Eyedropper tool Samples colors from your artwork when you click.
Color panel Provides a color spectrum, individual color value sliders (such as a Cyan slider), and color value text
boxes. You can specify fill and stroke colors from the Color panel. From the Color panel menu, you can create inverse
and complementary colors for the current fill or stroke color, and create a swatch from the selected color.
Color Guide panel Provides several harmony rules to choose from for creating color groups using a base color that
you choose. You can create variations of colors using tints and shades, warm and cool colors, or vivid and muted
colors. From the Color Guide panel you can open a color group in the Live Color dialog box.
Live Color dialog box Provides tools for precisely defining or adjusting the colors in a color group or artwork. You
can also recolor your artwork using the colors from the color group, or reduce or convert your colors for output.
Add Selected Colors command or New Color Group button Create a new color group containing the colors in
selected artwork. This command and button are both located in the Swatches panel.
See also
“About swatches” on page 102
“About swatch libraries” on page 102
“Color Picker overview” on page 99
“Color Guide overview” on page 110
“Live Color overview” on page 112
Color Picker overview
The Color Picker lets you select an object’s fill or stroke color by choosing from a color field and spectrum, defining
colors numerically, or clicking a swatch.
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A
E F
B
CD
G
H
I
Color Picker
A. Color field B. HSB color values C. Current color D. Previous color E. Color spectrum slider F. Color spectrum G. RGB color values
H. Hexadecimal color value I. CMYK color values
See also
“About colors in digital graphics” on page 93
Display the Color Picker
❖ Double-click the fill or stroke color selection box in the Tools panel or Color panel.
Change the color spectrum displayed in the Color Picker
❖ Click a letter: H (Hue), S (Saturation), B (Brightness), R (Red), G (Green), or B (Blue).
Display only web-safe colors
Web-safe colors are those used by all web browsers, regardless of the platform.
❖ Select Only Web Colors.
View color swatches instead of the color spectrum
❖ Click Color Swatches. Click Color Models to return to view the color spectrum.
Select colors using the Color Picker
Do any of the following:
• Click or drag inside the color spectrum. A circular marker indicates the color’s position in the spectrum.
• Drag the triangles along the color slider or click inside the color slider.
• Enter values in any of the text boxes.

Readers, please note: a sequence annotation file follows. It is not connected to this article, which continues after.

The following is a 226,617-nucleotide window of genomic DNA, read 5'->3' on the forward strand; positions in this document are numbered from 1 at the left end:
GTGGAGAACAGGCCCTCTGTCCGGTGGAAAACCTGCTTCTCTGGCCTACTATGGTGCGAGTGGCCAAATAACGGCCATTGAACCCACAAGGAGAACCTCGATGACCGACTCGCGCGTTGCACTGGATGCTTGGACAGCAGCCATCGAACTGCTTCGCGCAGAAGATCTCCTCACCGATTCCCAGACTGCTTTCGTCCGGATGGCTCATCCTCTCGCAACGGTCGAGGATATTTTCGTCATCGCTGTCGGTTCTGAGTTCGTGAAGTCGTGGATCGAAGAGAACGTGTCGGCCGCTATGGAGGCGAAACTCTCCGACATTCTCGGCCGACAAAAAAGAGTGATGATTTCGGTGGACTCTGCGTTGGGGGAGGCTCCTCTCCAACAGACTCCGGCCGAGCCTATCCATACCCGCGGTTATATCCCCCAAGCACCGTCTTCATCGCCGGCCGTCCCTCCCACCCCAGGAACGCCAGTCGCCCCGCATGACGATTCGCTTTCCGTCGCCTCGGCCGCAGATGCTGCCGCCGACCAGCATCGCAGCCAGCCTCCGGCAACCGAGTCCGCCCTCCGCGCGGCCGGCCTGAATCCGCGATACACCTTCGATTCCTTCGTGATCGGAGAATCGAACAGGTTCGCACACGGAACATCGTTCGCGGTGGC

• Click Color Swatches, select a swatch, and click OK.
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Color panel overview
You use the Color panel (Window > Color) to apply color to an object’s fill and stroke, and also to edit and mix colors.
The Color panel can display color values using different color models. By default, only the most commonly used
options are visible in the Color panel.
AB
D
C
E
F
G
Color panel
A. Fill color B. Stroke color C. panel menu D. None box E. Color spectrum bar F. Color slider G. Text box for a color component
See also
“About colors in digital graphics” on page 93
“Customize the workspace” on page 18
Change the color model
❖ Select Grayscale, RGB, HSB, CMYK, or Web Safe RGB from the panel menu.
Show all options in the panel
❖ Select Show Options from the panel menu. Alternatively, click the double triangle on the panel’s tab to cycle
through the display sizes.
Select colors using the Color panel
1 Select the color mode you want to use from the panel menu. The mode you select affects only the display of the
Color panel; it does not change the color mode of the document.
2 Do one of the following:
• Drag or click in a slider.
• Shift-drag a color slider to move the other sliders in relation to it (except for HSB sliders). This keeps a similar
color but with a different tint or intensity.
• Enter values in any of the text boxes.
• Click in the color spectrum bar at the bottom of the panel. To select no color, click the None box at the left of the
color bar; to select white, click the white swatch at the upper-right corner of the color bar; to select black, click the
black swatch at the lower-right corner of the color bar.
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Using and creating swatches
About swatches
Swatches are named colors, tints, gradients, and patterns. The swatches associated with a document appear in the
Swatches panel. Swatches can appear individually or in groups.
You can open libraries of swatches from other Illustrator documents and various color systems. Swatch libraries
appear in separate panels and are not saved with the document.